(f) A agrees to sell a horse worth Rs. 1,000/- for Rs. 10/-. As consent to the agreement was freely given. The agreement is a contract notwithstanding the adequacy of the consideration.
(g) A agrees to sell a horse worth Rs. 1,000/- for Rs. 10/-. A denies that his consent to the agreement was freely given. The inadequacy of the consideration is a fact which the court should take into account in considering whether or not As consent was freely given.
10. Dealing with the question of adequacy of consideration Cheshire and Fifoots in their book Law of Contract Eighth Edition at pages 69 and 70 have stated the law as under :-
'It has been settled for well over three hundred years that the courts will not inquire into the adequacy of consideration.' By this is meant that they will not seek to measure the comparative value of the defendants promise and of the act or promise given by the plaintiff in exchange for it, nor will they denounce an agreement merely because it seems to be unfair. The promise must, indeed, have been procured by the offer of some return capable of expression in terms of of value.'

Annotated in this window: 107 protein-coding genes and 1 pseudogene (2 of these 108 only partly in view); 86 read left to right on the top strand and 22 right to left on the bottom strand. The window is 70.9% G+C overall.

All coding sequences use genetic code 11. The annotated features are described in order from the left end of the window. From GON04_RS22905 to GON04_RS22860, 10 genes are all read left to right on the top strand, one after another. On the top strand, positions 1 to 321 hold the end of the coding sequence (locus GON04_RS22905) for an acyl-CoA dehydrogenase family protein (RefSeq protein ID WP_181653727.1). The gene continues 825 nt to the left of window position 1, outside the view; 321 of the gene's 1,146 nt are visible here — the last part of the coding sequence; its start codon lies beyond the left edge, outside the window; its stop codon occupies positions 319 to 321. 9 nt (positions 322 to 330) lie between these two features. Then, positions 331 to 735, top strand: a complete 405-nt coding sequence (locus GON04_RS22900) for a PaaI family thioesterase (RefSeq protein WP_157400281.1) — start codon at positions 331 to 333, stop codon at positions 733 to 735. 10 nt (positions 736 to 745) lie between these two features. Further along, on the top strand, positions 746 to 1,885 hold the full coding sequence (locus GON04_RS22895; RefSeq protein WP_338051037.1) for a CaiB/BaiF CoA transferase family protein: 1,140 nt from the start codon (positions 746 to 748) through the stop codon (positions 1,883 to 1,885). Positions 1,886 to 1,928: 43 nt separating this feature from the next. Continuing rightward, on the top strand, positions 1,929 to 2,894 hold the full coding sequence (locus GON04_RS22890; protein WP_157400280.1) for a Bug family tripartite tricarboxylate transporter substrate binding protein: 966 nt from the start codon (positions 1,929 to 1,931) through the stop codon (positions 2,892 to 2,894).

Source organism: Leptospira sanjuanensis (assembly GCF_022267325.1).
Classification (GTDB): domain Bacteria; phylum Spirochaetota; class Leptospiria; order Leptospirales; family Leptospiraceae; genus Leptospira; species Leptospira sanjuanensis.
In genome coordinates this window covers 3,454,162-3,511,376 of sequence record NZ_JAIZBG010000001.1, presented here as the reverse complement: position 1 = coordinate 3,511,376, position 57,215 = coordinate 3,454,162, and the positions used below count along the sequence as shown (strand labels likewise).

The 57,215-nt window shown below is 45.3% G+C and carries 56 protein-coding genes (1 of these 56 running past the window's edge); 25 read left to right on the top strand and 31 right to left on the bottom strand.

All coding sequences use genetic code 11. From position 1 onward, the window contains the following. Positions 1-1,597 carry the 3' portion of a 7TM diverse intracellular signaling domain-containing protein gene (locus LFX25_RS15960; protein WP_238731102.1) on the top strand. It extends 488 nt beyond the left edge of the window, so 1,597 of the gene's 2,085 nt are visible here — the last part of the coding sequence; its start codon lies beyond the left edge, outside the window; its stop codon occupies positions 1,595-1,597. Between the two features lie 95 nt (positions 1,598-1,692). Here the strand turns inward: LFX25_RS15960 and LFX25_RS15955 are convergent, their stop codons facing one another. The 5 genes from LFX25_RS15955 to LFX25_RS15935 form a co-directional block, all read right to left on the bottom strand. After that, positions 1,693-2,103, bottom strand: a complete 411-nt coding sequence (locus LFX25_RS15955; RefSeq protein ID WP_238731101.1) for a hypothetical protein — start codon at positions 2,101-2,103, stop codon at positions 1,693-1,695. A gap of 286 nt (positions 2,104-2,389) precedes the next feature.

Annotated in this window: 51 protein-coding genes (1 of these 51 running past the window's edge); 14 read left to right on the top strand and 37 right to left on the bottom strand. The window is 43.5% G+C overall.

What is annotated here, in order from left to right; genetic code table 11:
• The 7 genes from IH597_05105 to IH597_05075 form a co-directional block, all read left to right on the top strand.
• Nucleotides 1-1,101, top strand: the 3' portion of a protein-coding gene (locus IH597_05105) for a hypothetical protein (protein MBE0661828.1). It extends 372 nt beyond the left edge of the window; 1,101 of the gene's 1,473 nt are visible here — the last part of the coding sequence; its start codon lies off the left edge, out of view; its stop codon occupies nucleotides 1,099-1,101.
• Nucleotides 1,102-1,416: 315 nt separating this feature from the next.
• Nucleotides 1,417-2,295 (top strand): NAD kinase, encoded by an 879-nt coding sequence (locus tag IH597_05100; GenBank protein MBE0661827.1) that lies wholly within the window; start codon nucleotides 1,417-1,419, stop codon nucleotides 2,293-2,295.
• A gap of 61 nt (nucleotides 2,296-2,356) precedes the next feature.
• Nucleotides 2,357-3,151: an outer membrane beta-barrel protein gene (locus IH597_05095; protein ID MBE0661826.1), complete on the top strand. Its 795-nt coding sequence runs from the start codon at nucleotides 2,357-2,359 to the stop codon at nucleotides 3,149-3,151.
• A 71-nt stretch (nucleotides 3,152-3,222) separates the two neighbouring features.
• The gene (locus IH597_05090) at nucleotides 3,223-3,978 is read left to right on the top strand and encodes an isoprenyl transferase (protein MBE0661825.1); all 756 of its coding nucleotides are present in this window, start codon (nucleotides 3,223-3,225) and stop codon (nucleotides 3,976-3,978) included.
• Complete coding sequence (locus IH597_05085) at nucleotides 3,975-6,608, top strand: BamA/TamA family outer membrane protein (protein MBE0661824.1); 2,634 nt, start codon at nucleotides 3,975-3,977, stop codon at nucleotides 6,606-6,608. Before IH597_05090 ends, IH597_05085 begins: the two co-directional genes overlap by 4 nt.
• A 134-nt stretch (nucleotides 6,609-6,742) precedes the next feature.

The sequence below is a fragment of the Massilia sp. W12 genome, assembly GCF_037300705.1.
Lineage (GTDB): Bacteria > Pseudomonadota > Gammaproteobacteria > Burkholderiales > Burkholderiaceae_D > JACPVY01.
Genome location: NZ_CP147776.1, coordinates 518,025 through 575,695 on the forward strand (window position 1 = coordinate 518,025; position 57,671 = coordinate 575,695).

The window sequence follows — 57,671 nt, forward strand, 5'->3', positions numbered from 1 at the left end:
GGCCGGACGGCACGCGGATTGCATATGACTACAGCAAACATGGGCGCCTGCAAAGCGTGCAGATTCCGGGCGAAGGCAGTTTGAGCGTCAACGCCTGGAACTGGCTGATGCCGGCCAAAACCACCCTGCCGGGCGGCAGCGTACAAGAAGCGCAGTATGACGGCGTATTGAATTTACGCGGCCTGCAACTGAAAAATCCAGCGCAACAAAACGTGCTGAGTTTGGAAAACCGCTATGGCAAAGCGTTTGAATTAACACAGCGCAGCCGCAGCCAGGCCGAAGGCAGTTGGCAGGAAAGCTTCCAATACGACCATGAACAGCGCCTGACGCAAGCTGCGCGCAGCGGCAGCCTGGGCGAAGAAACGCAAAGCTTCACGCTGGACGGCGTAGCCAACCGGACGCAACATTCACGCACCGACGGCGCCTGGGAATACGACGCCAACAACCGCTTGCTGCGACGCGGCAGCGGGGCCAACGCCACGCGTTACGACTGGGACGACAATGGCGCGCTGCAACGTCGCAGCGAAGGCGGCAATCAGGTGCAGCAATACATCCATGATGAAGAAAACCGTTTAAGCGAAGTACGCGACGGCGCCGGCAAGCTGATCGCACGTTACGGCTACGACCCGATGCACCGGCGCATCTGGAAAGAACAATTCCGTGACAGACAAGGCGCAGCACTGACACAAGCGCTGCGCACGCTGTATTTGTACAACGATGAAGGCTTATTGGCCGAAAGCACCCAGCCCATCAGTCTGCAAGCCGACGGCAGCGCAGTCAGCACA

11. The above discussion will show that when the legislature used the words 'adequate consideration' it did not intend to accept a transaction for good consideration or legal consideration or inadequate consideration for the purpose of section 64(1)(iv) of the Income Tax Act. The intention obviously is to treat the income earned from the properties of the assessee as his own irrespective of the transfers. The insistence of the legislature to recognise, for the purpose of the Income Tax, only transactions made for adequate consideration shows that it was not prepared to ignore transfers made for good consideration or legal consideration for the purpose of computation of income of the transferrer. Any transfer of a property not made for valuable consideration will not be covered by section 64(1)(iv) of the Act. In order that the income obtained from the properties transferred is assessed in the hands of the transferee it is necessary that the transfer must have been made for adequate consideration that is, consideration which is equal or nearly equal to the value of the properties transferred. The requirement of adequacy of consideration under the Income Tax Act whereas for a valid contract under the Contract Act, adequacy is not needed, clinches the controversy. It establishes that the legislature has insisted on transfer for valuable consideration with the object that the liability of income tax is not evaded. The submission made by the learned counsel for the assessee that the transaction effected to meet the legal obligation was also for 'adequate consideration' would be against the language of section 64. In order to accept the contention of the counsel for the assessee the words of section 64(1)(iv) will have to be strained and artificial meaning will have to be given to include a case of transfer made in discharge of legal obligation. The object of the section being to defeat the attempts made by the husband or father to escape from the tax liability, by merely making transactions in favour of his wife or children, the same cannot be achieved if the submission of the learned counsel for the assessee was to be accepted in this regard. Had it been the intention of the legislature, it would have clearly provided for the same. Any transfer made in fulfilment of legal obligation may be categorised as one for good consideration. But, as observed above, adequacy of consideration means something different than good consideration. The words 'adequate consideration' denote consideration other than mere love and affection. In Webesters Third International Dictionary the words 'valuable consideration' has been stated to mean an equipment or compensation having value that is given for something (as money, marriage services) acquired or promised and that may consist either in some right interest, profit or benefit accruing to one party or some responsibility, forbearance, detriment, or loss exercised by or falling upon the other party. According to this dictionary the word 'adequate' means equal in size or scope equal to or proportional to or fully sufficient for a specified or implied requirement. Taking into account these meanings it seems to me that a transfer for less than an adequate or full consideration in money or moneys worth falls within the mischief of this section.